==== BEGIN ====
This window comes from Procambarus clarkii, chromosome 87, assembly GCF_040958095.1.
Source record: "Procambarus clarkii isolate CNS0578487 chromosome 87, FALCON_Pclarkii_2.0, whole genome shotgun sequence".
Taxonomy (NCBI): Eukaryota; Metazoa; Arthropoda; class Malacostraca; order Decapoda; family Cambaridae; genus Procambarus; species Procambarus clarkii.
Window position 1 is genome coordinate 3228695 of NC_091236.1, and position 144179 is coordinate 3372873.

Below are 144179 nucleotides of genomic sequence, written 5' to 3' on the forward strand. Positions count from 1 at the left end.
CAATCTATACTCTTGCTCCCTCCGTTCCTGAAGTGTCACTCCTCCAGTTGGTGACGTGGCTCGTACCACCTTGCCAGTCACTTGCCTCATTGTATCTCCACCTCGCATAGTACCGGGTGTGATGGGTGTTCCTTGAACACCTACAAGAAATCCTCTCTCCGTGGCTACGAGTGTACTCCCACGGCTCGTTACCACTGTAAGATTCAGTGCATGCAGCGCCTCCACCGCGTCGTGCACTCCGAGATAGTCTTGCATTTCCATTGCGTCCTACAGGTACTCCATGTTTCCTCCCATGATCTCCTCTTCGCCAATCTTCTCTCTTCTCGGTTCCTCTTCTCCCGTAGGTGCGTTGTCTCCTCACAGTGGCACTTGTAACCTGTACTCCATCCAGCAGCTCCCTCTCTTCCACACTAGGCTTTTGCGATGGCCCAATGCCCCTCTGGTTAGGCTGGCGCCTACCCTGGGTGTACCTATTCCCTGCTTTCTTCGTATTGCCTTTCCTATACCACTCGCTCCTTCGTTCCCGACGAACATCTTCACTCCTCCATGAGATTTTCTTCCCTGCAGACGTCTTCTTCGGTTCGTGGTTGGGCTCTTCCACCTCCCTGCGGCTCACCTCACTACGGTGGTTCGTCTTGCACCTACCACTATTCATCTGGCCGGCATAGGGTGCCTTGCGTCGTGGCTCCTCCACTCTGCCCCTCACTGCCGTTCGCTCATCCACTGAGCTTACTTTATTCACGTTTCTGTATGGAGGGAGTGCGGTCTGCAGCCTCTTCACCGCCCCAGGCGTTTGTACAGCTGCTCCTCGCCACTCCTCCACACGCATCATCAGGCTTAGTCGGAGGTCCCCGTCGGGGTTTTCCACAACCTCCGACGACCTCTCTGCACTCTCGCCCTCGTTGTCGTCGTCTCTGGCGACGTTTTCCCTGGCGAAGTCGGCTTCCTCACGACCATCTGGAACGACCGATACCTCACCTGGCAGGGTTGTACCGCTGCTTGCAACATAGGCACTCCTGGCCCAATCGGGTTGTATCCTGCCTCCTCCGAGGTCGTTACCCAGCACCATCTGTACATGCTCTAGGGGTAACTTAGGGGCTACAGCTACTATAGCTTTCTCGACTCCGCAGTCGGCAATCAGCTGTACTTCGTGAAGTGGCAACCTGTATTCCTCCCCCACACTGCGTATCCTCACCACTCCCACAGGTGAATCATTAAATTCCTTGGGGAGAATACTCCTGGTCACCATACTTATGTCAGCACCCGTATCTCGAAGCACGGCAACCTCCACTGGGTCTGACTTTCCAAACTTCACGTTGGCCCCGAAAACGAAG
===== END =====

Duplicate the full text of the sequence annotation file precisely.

This window comes from Procambarus clarkii, chromosome 87, assembly GCF_040958095.1.
Source record: "Procambarus clarkii isolate CNS0578487 chromosome 87, FALCON_Pclarkii_2.0, whole genome shotgun sequence".
Taxonomy (NCBI): Eukaryota; Metazoa; Arthropoda; class Malacostraca; order Decapoda; family Cambaridae; genus Procambarus; species Procambarus clarkii.
Window position 1 is genome coordinate 3228695 of NC_091236.1, and position 144179 is coordinate 3372873.

Below are 144179 nucleotides of genomic sequence, written 5' to 3' on the forward strand. Positions count from 1 at the left end.
CAATCTATACTCTTGCTCCCTCCGTTCCTGAAGTGTCACTCCTCCAGTTGGTGACGTGGCTCGTACCACCTTGCCAGTCACTTGCCTCATTGTATCTCCACCTCGCATAGTACCGGGTGTGATGGGTGTTCCTTGAACACCTACAAGAAATCCTCTCTCCGTGGCTACGAGTGTACTCCCACGGCTCGTTACCACTGTAAGATTCAGTGCATGCAGCGCCTCCACCGCGTCGTGCACTCCGAGATAGTCTTGCATTTCCATTGCGTCCTACAGGTACTCCATGTTTCCTCCCATGATCTCCTCTTCGCCAATCTTCTCTCTTCTCGGTTCCTCTTCTCCCGTAGGTGCGTTGTCTCCTCACAGTGGCACTTGTAACCTGTACTCCATCCAGCAGCTCCCTCTCTTCCACACTAGGCTTTTGCGATGGCCCAATGCCCCTCTGGTTAGGCTGGCGCCTACCCTGGGTGTACCTATTCCCTGCTTTCTTCGTATTGCCTTTCCTATACCACTCGCTCCTTCGTTCCCGACGAACATCTTCACTCCTCCATGAGATTTTCTTCCCTGCAGACGTCTTCTTCGGTTCGTGGTTGGGCTCTTCCACCTCCCTGCGGCTCACCTCACTACGGTGGTTCGTCTTGCACCTACCACTATTCATCTGGCCGGCATAGGGTGCCTTGCGTCGTGGCTCCTCCACTCTGCCCCTCACTGCCGTTCGCTCATCCACTGAGCTTACTTTATTCACGTTTCTGTATGGAGGGAGTGCGGTCTGCAGCCTCTTCACCGCCCCAGGCGTTTGTACAGCTGCTCCTCGCCACTCCTCCACACGCATCATCAGGCTTAGTCGGAGGTCCCCGTCGGGGTTTTCCACAACCTCCGACGACCTCTCTGCACTCTCGCCCTCGTTGTCGTCGTCTCTGGCGACGTTTTCCCTGGCGAAGTCGGCTTCCTCACGACCATCTGGAACGACCGATACCTCACCTGGCAGGGTTGTACCGCTGCTTGCAACATAGGCACTCCTGGCCCAATCGGGTTGTATCCTGCCTCCTCCGAGGTCGTTACCCAGCACCATCTGTACATGCTCTAGGGGTAACTTAGGGGCTACAGCTACTATAGCTTTCTCGACTCCGCAGTCGGCAATCAGCTGTACTTCGTGAAGTGGCAACCTGTATTCCTCCCCCACACTGCGTATCCTCACCACTCCCACAGGTGAATCATTAAATTCCTTGGGGAGAATACTCCTGGTCACCATACTTATGTCAGCACCCGTATCTCGAAGCACGGCAACCTCCACTGGGTCTGACTTTCCAAACTTCACGTTGGCCCCGAAAACGAAG